How to improve customer experience
The call centre is many customers’ only point of contact with a company, so how they’re treated is an essential part of the company’s brand and its market differentiation…
Being the main point of contact for many customers puts increased focus on contact centre performance, and a perpetual key challenge for organisations of all sizes is to consider how their contact centres – and the technology inside and around them – can actively enhance the customer experience. This is particularly challenging for the many organisations who at the same time are trying to control their overall contact centre costs, and are maybe even considering offshore outsourcing as an alternative approach.
Technology clearly has a key role to play here, but it’s important for organisations to look more broadly when they consider the overall customer experience. There are three distinct areas that need considering here: the initial customer experience, customer satisfaction, and – underpinning all these issues – customer loyalty. This article aims to examine how technology and processes can be used to support each of these areas, and looks in more detail at how the important concept of ‘service as a strategy’ can be deployed to help deliver a higher quality customer experience.
Getting the customer experience right
For many companies, one of the main ways of establishing a contact centre’s success has been to measure how quickly agents answer calls. A typical measure might be for 90 per cent of calls to be answered within 10 or 20 seconds. While this provides a nice, easy set of numbers, basic wallboards and ACD statistics don’t give all the answers. Just because there are no calls waiting in the queue and all the agents are on the phone, doesn’t mean that customers are happy. Similarly, trying to ensure that all calls are kept to less than two minutes might make the call volumes look good, but what about actually solving the customer’s query?
Not surprisingly, smarter organisations are now starting to realise that there’s more to customer service than simply hitting lowest common denominator measurements. Of course you can answer more calls if you limit their length or if you only provide a basic level of service. However, in a market where many organisations have already been there and done that with the more obvious cost cutting measures, perhaps it’s time for all of us to recognise that customer service is an essential strategic issue.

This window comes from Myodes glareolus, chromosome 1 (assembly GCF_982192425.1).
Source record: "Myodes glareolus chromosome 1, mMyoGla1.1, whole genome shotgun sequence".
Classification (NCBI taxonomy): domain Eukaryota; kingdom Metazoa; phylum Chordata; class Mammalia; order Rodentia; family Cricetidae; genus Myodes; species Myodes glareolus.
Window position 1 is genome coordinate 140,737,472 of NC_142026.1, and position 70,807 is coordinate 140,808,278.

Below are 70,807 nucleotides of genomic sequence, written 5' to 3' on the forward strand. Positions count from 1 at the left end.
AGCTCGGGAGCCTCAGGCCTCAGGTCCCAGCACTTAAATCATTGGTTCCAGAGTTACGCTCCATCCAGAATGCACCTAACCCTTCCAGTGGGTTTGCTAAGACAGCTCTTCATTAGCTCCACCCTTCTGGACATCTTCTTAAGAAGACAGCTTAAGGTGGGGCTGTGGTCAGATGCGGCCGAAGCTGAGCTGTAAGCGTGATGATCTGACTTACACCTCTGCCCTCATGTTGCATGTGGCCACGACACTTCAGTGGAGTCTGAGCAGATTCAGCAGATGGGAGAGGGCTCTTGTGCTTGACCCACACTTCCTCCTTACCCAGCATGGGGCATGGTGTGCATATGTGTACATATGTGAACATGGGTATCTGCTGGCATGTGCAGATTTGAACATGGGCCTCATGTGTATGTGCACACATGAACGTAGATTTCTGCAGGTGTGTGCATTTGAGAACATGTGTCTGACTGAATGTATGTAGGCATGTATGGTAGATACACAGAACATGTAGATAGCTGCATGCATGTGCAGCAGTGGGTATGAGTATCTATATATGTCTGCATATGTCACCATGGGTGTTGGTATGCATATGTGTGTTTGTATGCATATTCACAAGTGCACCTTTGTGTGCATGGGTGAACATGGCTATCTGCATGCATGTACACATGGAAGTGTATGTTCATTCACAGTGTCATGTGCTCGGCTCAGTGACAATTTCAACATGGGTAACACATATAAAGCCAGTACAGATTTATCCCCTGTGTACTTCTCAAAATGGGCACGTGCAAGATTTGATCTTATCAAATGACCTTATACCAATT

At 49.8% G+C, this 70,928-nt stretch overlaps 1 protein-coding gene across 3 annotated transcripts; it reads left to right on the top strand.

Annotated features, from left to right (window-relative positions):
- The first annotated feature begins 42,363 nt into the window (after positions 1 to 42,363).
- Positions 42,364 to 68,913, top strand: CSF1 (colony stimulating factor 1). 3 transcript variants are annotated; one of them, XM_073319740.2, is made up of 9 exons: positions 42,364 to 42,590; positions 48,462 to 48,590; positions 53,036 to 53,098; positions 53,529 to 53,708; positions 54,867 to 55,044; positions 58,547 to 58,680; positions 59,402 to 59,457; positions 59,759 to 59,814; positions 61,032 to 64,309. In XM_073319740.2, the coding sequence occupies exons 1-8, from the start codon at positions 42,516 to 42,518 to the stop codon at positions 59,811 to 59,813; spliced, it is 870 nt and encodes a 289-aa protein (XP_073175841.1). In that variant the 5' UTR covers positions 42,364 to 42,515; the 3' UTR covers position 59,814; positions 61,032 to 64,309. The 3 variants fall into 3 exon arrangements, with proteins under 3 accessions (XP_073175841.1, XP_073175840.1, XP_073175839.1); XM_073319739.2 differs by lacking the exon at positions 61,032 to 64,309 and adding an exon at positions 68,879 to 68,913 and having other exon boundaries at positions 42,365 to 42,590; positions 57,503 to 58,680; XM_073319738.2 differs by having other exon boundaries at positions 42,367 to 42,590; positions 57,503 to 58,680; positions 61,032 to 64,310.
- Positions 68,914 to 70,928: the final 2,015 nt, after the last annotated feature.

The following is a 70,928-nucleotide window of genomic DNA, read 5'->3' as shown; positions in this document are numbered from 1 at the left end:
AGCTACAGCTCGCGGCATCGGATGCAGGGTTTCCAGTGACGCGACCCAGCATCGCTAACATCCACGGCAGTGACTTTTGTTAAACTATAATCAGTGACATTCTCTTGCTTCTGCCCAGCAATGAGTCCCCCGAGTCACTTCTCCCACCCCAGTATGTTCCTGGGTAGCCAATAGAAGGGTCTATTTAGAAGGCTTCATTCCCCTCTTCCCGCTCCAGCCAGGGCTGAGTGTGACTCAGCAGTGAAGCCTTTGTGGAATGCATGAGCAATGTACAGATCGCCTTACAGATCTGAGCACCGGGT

From a technology perspective the key to improving the customer experience must be invisibility. When it comes to the simple task of answering the call, for example, organisations have a lot of choices. Do you automate the process and go for an IVR based solution? Or do you actually make the investment in approaches such as Workforce Management, Training and Quality Monitoring to make sure you actually have the right number and right calibre of agents in the right place at the right time to actually answer and handle the calls?
Customer satisfaction is all about resolution
The initial customer experience might be positive if their call gets answered by an appropriately-skilled agent, but the key to customer satisfaction has to be all about resolution, and technology has a key role to play here. We would always recommend that call centre managers zero in on resolution to help enhance the customer experience – probably at the expense of all other projects. It’s no good building the most impressive multi-channel integration solutions if you’re not solving basic customer queries quickly. So critical areas for investigation here should include optimising CRM systems, effective training for agents and fast access to essential knowledge bases.
Consumers are getting smarter
Companies such as Churchill in the UK invest significantly to get this right, but customer loyalty is always the more intangible part of the overall customer experience. By focusing on specific customer touchpoints such as annual insurance renewal, summer holidays or typical car replacement cycles, companies can position themselves to keep producing positive experiences for their customers. An insurance company for example should be pre-empting the customer’s call asking for a more competitive renewal quote. A customer who receives a call with a cheaper offer before he’s even considered switching is far more likely to remain loyal.
It’s never been easier for consumers to switch service providers – whether it’s insurance, credit cards, mobile phones, Internet connections or roadside recovery – and loyalty is an increasingly rare commodity. Organisations need to concentrate on customer lifecycle management to address this challenge, and that will require increasingly close call centre integration with CRM and retail intelligence systems. It probably also requires the sales and marketing function to be much more plugged into what actually goes on in the contact centre. When was the last time you saw a marketing person in your call centre?
Increasingly the companies that are winning – the smarter organisations – are the ones that understand how contact centre business processes and their supporting technologies can be combined to allow for a more holistic customer experience. Currently many of the different technology and process components – WFM, IVR, quality monitoring, eLearning, CRM integration and analytical tools – that can support the goal of a more integrated customer experience are only available as standalone systems, with just basic links between the different components. To enable effective customer lifecycle management requires deep expertise in the integration and interoperability of all these different solutions – it’s difficult, but it’s not impossible – and it’s worth getting right.